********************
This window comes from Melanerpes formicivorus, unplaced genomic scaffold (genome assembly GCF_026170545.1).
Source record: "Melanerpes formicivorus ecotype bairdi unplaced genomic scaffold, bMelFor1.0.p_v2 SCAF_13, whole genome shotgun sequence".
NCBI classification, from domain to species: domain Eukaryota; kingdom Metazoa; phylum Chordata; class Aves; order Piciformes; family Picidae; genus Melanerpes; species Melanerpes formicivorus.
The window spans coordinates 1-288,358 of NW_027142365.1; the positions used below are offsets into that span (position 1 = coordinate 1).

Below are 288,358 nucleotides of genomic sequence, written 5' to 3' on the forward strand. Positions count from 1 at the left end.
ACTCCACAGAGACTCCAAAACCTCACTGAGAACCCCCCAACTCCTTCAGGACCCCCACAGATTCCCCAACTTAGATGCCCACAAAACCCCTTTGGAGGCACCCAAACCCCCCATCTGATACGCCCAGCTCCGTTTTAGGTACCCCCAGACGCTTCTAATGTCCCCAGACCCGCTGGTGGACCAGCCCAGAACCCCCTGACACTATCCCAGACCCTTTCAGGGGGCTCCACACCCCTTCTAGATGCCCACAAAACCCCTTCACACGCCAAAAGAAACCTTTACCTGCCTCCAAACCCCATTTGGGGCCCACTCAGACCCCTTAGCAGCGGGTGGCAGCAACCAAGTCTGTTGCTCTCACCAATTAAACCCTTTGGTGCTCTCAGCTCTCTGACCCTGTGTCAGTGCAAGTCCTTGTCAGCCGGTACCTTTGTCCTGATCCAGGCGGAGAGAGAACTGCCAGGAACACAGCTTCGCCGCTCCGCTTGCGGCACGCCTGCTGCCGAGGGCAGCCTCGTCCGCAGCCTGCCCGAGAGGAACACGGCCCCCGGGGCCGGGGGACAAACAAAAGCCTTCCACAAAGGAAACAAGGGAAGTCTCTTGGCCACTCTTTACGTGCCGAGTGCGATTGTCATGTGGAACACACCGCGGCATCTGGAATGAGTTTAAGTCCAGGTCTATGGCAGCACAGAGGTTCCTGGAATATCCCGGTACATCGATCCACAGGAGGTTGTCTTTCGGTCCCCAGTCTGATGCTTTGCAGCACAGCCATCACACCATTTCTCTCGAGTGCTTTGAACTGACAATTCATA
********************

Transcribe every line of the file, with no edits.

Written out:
This window comes from Melanerpes formicivorus, unplaced genomic scaffold (genome assembly GCF_026170545.1).
Source record: "Melanerpes formicivorus ecotype bairdi unplaced genomic scaffold, bMelFor1.0.p_v2 SCAF_13, whole genome shotgun sequence".
NCBI classification, from domain to species: domain Eukaryota; kingdom Metazoa; phylum Chordata; class Aves; order Piciformes; family Picidae; genus Melanerpes; species Melanerpes formicivorus.
The window spans coordinates 1-288,358 of NW_027142365.1; the positions used below are offsets into that span (position 1 = coordinate 1).

Below are 288,358 nucleotides of genomic sequence, written 5' to 3' on the forward strand. Positions count from 1 at the left end.
ACTCCACAGAGACTCCAAAACCTCACTGAGAACCCCCCAACTCCTTCAGGACCCCCACAGATTCCCCAACTTAGATGCCCACAAAACCCCTTTGGAGGCACCCAAACCCCCCATCTGATACGCCCAGCTCCGTTTTAGGTACCCCCAGACGCTTCTAATGTCCCCAGACCCGCTGGTGGACCAGCCCAGAACCCCCTGACACTATCCCAGACCCTTTCAGGGGGCTCCACACCCCTTCTAGATGCCCACAAAACCCCTTCACACGCCAAAAGAAACCTTTACCTGCCTCCAAACCCCATTTGGGGCCCACTCAGACCCCTTAGCAGCGGGTGGCAGCAACCAAGTCTGTTGCTCTCACCAATTAAACCCTTTGGTGCTCTCAGCTCTCTGACCCTGTGTCAGTGCAAGTCCTTGTCAGCCGGTACCTTTGTCCTGATCCAGGCGGAGAGAGAACTGCCAGGAACACAGCTTCGCCGCTCCGCTTGCGGCACGCCTGCTGCCGAGGGCAGCCTCGTCCGCAGCCTGCCCGAGAGGAACACGGCCCCCGGGGCCGGGGGACAAACAAAAGCCTTCCACAAAGGAAACAAGGGAAGTCTCTTGGCCACTCTTTACGTGCCGAGTGCGATTGTCATGTGGAACACACCGCGGCATCTGGAATGAGTTTAAGTCCAGGTCTATGGCAGCACAGAGGTTCCTGGAATATCCCGGTACATCGATCCACAGGAGGTTGTCTTTCGGTCCCCAGTCTGATGCTTTGCAGCACAGCCATCACACCATTTCTCTCGAGTGCTTTGAACTGACAATTCATA